April 07, 2020

Farmers struggle to keep tradition Fewer must work larger potato plots

LIMESTONE – Potato farming is in Fred Edgecomb’s blood.

Edgecomb and his brother Robert are sixth-generation potato farmers. While they are part of a long family tradition, they’re also part of a shrinking demographic in Limestone.

Less than 10 years ago, the town had about 25 farmers. Now there are fewer than a dozen.

The Edgecombs work about 1,400 acres – about 500 in potatoes – under the Edgecomb Farms name, doing everything they can to make ends meet.

Fred Edgecomb, a soft-spoken man with wire-rimmed glasses and an easy smile, explained recently that the farm his great-great-great-grandfather worked was 80 acres. His grandfather worked about 400 acres. Now he and his brother work almost quadruple that just to survive.

That’s because the cost of equipment is rising and per-acre profits are declining, making it hard for smaller farms to absorb the costs.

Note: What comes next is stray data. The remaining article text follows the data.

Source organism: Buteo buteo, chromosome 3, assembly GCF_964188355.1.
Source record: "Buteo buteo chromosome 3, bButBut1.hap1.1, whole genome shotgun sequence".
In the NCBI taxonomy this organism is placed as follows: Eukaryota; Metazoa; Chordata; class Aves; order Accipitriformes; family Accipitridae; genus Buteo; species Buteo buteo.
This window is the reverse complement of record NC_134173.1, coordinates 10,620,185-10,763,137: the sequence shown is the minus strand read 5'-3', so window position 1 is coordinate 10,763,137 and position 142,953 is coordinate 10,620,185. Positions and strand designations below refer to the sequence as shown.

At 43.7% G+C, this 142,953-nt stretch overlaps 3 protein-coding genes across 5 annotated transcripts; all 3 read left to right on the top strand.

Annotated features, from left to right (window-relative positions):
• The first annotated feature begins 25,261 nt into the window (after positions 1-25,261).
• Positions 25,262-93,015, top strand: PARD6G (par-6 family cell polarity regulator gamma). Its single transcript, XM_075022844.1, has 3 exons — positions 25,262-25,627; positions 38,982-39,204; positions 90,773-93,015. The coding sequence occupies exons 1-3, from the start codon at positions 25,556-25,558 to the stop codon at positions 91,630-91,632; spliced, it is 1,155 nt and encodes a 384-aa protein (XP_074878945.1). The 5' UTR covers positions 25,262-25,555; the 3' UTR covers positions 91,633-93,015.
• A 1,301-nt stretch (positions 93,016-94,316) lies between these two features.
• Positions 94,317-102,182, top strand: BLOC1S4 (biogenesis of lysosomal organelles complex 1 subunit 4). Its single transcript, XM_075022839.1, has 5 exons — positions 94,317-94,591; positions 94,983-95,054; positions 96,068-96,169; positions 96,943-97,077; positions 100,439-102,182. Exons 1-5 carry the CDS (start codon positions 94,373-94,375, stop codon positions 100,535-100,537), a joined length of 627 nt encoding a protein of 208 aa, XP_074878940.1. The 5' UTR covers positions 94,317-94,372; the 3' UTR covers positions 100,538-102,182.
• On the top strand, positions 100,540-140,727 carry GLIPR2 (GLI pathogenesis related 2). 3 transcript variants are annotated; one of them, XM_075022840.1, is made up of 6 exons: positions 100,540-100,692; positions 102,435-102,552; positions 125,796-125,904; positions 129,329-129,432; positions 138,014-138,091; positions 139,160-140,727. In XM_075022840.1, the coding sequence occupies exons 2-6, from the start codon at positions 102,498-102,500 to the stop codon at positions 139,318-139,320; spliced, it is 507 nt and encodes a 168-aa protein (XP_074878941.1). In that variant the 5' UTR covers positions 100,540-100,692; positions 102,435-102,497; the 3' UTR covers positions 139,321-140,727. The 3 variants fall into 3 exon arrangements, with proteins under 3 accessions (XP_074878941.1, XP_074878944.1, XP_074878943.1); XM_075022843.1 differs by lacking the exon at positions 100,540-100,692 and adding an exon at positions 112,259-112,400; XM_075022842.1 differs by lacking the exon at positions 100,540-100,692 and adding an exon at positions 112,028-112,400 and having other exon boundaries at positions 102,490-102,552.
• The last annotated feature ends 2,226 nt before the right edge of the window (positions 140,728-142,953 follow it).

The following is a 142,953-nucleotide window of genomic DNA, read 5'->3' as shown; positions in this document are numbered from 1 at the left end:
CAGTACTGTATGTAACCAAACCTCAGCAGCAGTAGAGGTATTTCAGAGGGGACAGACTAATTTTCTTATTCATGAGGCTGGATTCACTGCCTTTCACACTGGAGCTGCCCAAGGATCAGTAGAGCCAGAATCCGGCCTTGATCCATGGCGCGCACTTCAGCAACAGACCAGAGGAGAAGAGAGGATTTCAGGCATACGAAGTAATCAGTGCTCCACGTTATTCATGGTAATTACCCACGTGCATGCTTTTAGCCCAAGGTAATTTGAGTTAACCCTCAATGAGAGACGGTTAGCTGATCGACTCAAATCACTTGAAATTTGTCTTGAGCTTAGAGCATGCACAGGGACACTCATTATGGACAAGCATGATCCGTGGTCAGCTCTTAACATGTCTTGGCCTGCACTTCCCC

Edgecomb and his brother are doing everything they can – diversifying, rotating heavily, being environmentally friendly, and growing for different markets – to make a living. Not just because it’s in their blood, but because it’s their right and they believe it’s an enduring business.

“The soil is here. This is what we have. We’re going to try to continue to be farmers and use the land as best as possible,” Edgecomb said.

The farms were here long before the Air Force base and other enterprise arrived, and Edgecomb thinks they will remain longer than anything else.

He and his brother are hoping the industry as a whole can attract more processors and open up new markets to help them sustain potato farming.

“We need private enterprise. We need to show them that we have the people, product and things that can help them build their businesses,” Edgecomb said. “If we can do that, we can build our own industry and ensure our survival.”

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